| 5 minutes read

5 minutes read

An IT Software Engineer Turned Farmer Now Makes Rs. 20 Lakhs Annually. See How

| Published on May 31, 2019

Anup Patil, a 28 year old engineer who quit his IT job to do farming in a village. Well, surely some of you may find it absurd but it’s not merely a story about job, career or a lifestyle, it’s a story about courage, inspiration and never die attitude of a young man. 

Working in a IT company and earning a handsome salary seems more than satisfying to many but well for Anup it wasn’t enough so one fine day he wrote his resignation letter, quit his job and came back to his flat in Pune. 

Tired of his job, Anup shared that his only motivation of working six days in a week was the weekend after it and he was trapped in it for 4 years but it did not take much of him to break out of it just courage. 

Anup said, “You just need the courage to come out of the loop.”

Unemployed for three moths, Patil took its first step towards his dream and when he started visiting farmers in Gujarat, Karnataka and Maharashtra and used his time to do market research and learn more about farming only to return to his village, Nagrale, in the Sangli district in Maharashtra with his fool-proof plan to start farming. 

Shared how he never wanted be an emolyee Anup said, “I never wanted to be an employee. I could see my seniors. The calculation was very clear in my mind. You can never grow as an employee as much you can as an employer.”

Now a proud employer Anup employs 10-15 workers at his 12 acre farm that grows green and coloured capsicum, sweet corn, sugarcane and marigold. Also not only his turnout for last year was Rs.20-25 lakh but he is expecting more this year. 

Sharing his feelings on the same he said, “My package as an engineer was Rs 6.5 lakh. Here, I am earning double the money as well as satisfaction and inner peace.”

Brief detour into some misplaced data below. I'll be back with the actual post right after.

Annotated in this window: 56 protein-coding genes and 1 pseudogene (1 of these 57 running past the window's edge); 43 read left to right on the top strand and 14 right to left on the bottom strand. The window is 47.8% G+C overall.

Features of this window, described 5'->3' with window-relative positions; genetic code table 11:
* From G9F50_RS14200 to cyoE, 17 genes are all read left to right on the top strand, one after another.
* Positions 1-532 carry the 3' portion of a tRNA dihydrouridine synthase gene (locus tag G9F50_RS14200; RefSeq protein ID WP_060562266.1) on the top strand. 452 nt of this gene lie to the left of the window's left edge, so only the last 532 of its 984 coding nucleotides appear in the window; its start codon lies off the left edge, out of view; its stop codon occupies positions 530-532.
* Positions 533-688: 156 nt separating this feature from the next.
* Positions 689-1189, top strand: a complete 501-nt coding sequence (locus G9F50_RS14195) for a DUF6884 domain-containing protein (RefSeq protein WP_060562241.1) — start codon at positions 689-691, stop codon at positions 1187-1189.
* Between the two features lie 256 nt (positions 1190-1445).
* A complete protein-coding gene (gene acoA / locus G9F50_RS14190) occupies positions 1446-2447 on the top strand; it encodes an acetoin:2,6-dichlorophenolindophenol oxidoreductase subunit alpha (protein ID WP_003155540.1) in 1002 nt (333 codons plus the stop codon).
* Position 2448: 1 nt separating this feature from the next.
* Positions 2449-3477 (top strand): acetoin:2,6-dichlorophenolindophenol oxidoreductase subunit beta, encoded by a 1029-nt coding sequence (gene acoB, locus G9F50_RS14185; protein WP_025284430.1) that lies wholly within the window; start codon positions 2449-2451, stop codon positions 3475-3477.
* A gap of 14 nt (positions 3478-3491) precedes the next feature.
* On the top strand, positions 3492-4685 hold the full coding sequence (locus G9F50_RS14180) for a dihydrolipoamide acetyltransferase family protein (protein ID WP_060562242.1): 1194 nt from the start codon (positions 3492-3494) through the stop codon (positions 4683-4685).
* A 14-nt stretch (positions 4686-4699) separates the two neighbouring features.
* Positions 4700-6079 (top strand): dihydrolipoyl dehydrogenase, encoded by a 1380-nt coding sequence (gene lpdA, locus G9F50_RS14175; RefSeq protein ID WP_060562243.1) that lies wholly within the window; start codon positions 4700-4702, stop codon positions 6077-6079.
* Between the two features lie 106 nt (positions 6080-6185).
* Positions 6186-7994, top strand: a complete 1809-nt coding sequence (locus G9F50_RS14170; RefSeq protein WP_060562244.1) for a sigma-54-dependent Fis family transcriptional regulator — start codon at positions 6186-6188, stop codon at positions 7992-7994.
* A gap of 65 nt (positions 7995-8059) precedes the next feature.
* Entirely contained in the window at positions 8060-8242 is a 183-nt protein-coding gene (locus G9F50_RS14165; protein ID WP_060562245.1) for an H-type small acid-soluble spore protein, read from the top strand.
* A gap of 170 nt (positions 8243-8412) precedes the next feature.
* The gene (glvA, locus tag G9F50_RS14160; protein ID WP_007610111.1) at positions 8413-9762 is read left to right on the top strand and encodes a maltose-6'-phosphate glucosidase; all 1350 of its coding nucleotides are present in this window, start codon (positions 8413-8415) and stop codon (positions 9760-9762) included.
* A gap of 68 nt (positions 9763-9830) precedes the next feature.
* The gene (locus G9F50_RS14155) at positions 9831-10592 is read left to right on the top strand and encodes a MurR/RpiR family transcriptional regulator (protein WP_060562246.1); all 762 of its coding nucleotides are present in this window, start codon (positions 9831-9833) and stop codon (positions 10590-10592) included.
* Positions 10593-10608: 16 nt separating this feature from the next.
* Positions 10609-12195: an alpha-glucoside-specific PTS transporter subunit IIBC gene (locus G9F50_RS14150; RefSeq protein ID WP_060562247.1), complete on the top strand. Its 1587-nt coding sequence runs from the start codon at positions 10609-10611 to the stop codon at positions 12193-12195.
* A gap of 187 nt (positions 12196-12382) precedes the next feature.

However. a successful journey is not that meets the end but the one that crosses all hurdles. Things were never so easy when he stared off in 2016 and he was often demoralised by people close to him that reminded him of his lavish life he had been leading in the city while working.

When asked how he felt Anup laughed it off and said, “You get demoralised if you are doing something that others want you to do. Here, I was doing what I wished to do.”

Initially he began with traditional sugarcane farming putting a good use to his market research and later applied for a subsidy for a poly house and build one in his farm where he started growing coloured capsicum for which he bought 7,000 plants out of which 1,000 were destroyed. But not losing hope he replaced those 1,000 plants. Thanks to his market strategy he made profits in the first year itself. 

“I had fixed the quantity and prices with the buyers even before I started planting the capsicum. This gave me an edge over others. Moreover, I was very particular about the quality. The fixed buyers were given only the A-grade yield, and the rest were sold in the local market. This way, the buyers never bargained for the price and also became my regular customers,” he shared.

Grown confident, he stepped on to his phase 2 where he decided to grow marigold after capsicum harvestation which happens in the month of April. 

But with market down and flowers being perishable items, Anup had to sell it off at lower prices and bear the losses. 

Anup sharing how he felt said, “No, I did not get disheartened. This was a lesson that it was not going to be a bed of roses. There would be profits as well as losses. I became more stubborn to go ahead.”

Anup continues to experiment even today on his fields. He has now planted marigolds in four acres and is selling them at the rate of Rs 50-60 per kg. He also grows sweet corn and capsicum. Additionally, he has started fish farming, after learning about it on the internet.

He said, “There was a small section in my farm where water did not drain out. I thought to utilise this drawback and turned the space into a fish pond.”

He started with Catla and Cyprinus fish in this pond, made in 1.5 acres of his land. And his wife who has done a post-graduate is also helping him at the farm now.

Sharing what worked in his favour, he concluded, “There is something to learn from everyone, even a small farmer can teach you something useful. I think that the hunger to learn has helped me become successful. I’m not shy about asking anyone anything. Moreover, agriculture is still an unexplored field. There is a huge possibility to explore and do more. I think that if more educated people take it up as a business, it will definitely flourish more than any other industry in our country.”

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